The next chip I set out to decap is one of my favorites, the Xilinx XC9572XL CPLD:

Bond wires! They actually serve as a reasonably good guide to know how well you are aligned with the die, and what areas you need to sand further so the die is more parallel to your sanded surface.

You can see that my alignment has improved but isn’t perfect yet; Also at this point I took a closer look at the bond wires (at 400x)

Can’t see the die at all yet, just the bond wires and packaging material. Continuing to sand…

Getting closer and starting to see the die…

And finally breaking through the filler material to exposing the actual die surface! I then sanded a bit further with really high grit and took a few sets of images for the full die image. Ultimately I wound up using a slightly rotated orientation for taking pictures of this die, as I noticed the LED illumination at that angle made it easier to see many of the details. This method is far from perfect though – there’s still a lot of filler on the die which is only partly transparent, but I didn’t want to sand the edges away (also, too lazy now.).

Partly due to the microscope’s cheap optics and camera, and also due to the material remaining on the die, it’s very hard to discern details at this level, but you can see the larger elements in use and how they are generally connected together.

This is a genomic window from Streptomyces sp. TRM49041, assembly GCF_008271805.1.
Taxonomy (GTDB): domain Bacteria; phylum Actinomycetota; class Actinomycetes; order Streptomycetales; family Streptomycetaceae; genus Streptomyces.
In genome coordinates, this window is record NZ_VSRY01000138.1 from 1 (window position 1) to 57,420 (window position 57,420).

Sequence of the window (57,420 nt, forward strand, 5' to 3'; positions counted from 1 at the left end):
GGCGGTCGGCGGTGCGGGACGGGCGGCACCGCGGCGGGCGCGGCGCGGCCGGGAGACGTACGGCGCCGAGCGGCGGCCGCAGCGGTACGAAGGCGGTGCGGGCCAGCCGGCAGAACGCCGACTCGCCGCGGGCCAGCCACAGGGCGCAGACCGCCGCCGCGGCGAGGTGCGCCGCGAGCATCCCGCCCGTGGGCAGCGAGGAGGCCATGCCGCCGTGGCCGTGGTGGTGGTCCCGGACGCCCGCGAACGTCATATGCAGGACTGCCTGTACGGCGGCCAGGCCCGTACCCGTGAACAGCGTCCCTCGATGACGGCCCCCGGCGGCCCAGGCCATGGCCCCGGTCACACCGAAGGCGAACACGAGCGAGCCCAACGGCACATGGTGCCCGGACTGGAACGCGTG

And now a very cheap AVR Chip I had around, this is an ATTiny48:

I got down to the die level without too much trouble, though I exposed one corner a lot earlier than the rest of it. After looking at that one corner closer, I decided it was important to take more of the filler material off

After taking more material off I do have a much clearer view of the die but  managed to badly mess up the one corner. I did get a (mostly) complete die image – there’s a black area I somehow managed to miss :)

It’s a pretty small process, but you can generally identify the regions and their purposes. I’m not an expert on this stuff yet, but my current assumption is the shiny stuff in the bottom center is flash, the nice structured grid in the upper middle of the chip is sram, and most of the stuff above/around it is the uC logic (But I may be completely incorrect, I can see other possible interpretations.)

That leaves one more chip… This chip was ill fated in many ways; first it’s a bit too big for me to be able to move the microscope around above it well – but I was a bit less than patient with decapping it, and managed to seriously scratch up the die. The die showed up earlier than I thought it would, but I’ll let the images tell the story:

Oops. I cleaned up the remaining die a bit and tried to get some decent pictures, but this chip is on a much smaller process than the others and I couldn’t see much of anything that was big enough to see the structure of.

Overall this has been a pretty entertaining project for me. I think I will definitely have to try this using an acid rather than sandpaper some time in the future, and I’m already looking at better microscopes for when I get more serious with this.

In the meantime though, I hope you’ve found this as interesting as I have – thanks for reading!

Tune in next week for… Something obviously less awesome :)